You know, I think like the rest of this thing, it all just fell into place. Obviously, everybody has their own personal favorite song, but the material — all except one or two songs that made it onto the record — those songs were agreed upon by the band to represent our sound and the kind of music we wanted to present.
You brought up writing for Lost. Does the writing process change at all when you’re writing songs or scores for television, and when you’re trying to put together a rock album?
When you do score or you do stuff for TV shows, often times they’ll give you a working template to work off of, which is really fun to do. Like in the case of Lost, we were writing a song for this fictitious band DriveSHAFT. You know, one of the lead characters, Charlie, was in this band. In fiction, he was in this sort of B-grade Oasis band, and they had one hit. (laughs) That’s basically what they gave us to write from. That’s what we did.
In Low Stars, we’re really just passing songs around, even from our back catalogs. I already had “Child” and Jude had “Mexico.” And we thought those songs would be good for this album, and then we wrote other songs that worked with those. The nice thing when you work with TV shows is that you’re writing for a director. You’re really helping him realize his vision through music, whereas when you’re the artist you’re the director. It’s your vision.
What are your favorite things about this album? Maybe not particular songs, but sounds, or edits, or lyrics.
I love the artwork, the fact that Henry Diltz took the photos. Henry Diltz shot our cover, and the cover of the CSN album, and he shot Desperado by The Eagles and he shot James Taylor’s Baby Blue and he shot all these seminal California singer-songwriters and bands. San Francisco had Jim Marshall, England had Michael Cooper to do Sgt. Pepper and LA has Henry Diltz. And he wound up shooting our cover, which is one thing I love so much. The picture, to me, is that iconic type of shot.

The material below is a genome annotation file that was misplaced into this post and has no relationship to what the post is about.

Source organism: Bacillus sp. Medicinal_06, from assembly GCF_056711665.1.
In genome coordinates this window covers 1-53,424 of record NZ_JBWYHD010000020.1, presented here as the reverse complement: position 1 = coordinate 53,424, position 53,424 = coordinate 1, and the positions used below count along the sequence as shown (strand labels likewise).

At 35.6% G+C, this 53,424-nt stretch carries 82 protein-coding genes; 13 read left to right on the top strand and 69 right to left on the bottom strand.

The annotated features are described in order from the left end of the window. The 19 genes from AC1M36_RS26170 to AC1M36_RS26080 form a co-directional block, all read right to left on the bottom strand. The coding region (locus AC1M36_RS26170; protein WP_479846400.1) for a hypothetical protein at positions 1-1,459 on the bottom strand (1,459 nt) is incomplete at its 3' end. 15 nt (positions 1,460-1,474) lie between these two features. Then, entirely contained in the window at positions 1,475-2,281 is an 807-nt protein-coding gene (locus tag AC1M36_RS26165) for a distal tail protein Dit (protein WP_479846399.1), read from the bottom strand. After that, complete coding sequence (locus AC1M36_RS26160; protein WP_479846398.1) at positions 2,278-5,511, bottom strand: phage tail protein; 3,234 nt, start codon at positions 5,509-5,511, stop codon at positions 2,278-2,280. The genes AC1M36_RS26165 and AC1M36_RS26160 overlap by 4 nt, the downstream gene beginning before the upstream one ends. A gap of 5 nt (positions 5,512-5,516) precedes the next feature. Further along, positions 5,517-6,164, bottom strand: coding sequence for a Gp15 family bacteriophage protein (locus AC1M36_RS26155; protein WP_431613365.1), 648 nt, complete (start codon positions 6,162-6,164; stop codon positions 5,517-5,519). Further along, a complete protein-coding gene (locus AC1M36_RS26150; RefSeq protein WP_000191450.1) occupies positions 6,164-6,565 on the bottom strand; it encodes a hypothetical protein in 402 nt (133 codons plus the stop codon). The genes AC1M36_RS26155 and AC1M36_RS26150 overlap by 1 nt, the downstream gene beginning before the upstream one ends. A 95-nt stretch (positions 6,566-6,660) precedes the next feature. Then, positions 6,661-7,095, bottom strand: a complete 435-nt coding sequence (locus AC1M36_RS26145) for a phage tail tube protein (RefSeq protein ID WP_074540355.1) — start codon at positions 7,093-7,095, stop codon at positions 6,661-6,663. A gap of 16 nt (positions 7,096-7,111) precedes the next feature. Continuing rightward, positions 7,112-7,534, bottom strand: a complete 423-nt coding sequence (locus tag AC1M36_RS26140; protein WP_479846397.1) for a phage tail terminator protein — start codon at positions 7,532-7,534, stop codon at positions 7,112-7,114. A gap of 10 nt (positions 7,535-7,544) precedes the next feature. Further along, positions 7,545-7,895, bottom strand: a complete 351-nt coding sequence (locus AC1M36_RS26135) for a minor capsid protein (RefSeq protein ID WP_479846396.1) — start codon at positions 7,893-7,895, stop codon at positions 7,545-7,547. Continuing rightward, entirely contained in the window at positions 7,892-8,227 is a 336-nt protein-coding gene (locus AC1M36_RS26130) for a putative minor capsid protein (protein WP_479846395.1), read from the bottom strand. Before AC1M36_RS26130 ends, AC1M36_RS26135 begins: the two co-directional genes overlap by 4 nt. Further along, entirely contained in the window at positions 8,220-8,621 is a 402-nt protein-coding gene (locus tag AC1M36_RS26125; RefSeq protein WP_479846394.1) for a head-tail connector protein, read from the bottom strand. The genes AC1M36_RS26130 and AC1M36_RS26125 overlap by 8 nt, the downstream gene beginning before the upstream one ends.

Musically, the things where the sound coalescences, the sounds that are real harmony songs are the ones I love the best, like “Child” and “Warmer Wind” and “Why Not Your Baby.” Any song where we’re featuring a three- or four-part harmony, those are the core tunes that we started with, and that’s what got us so excited about what we were doing. I still get such a buzz listening to those.
Low Stars came right out of the gate with some pretty amazing props from fellow artists like Rosanne Cash, Adam Duritz of Counting Crows, and Tom Morello from Audioslave. Is there someone you’ve looked up to in your career, who you’d like to hear from about the new album?
We’re getting a lot of people mentioning Crosby Stills Nash & Young and The Eagles with respect to this album, and if either of those collectives hears the record, I would hope that they don’t hate it. (laughs) I would hope that those cats would say, ‘hey, that sounds pretty good.’ That would obviously be a real thrill for all of us.
We started this thing in the LA community, and we got all these props from our friends. It gave us the confidence to do it. The response from people we admire and respect was so good that it gave us the okay to move forward, that what we were doing was working.
I read a little about Handheld Comedy, a podcast for stand-up comedians that you’re involved with. How do you think podcasting technology will or has impacted the recording industry? What kind of interaction will you guys have with fans online?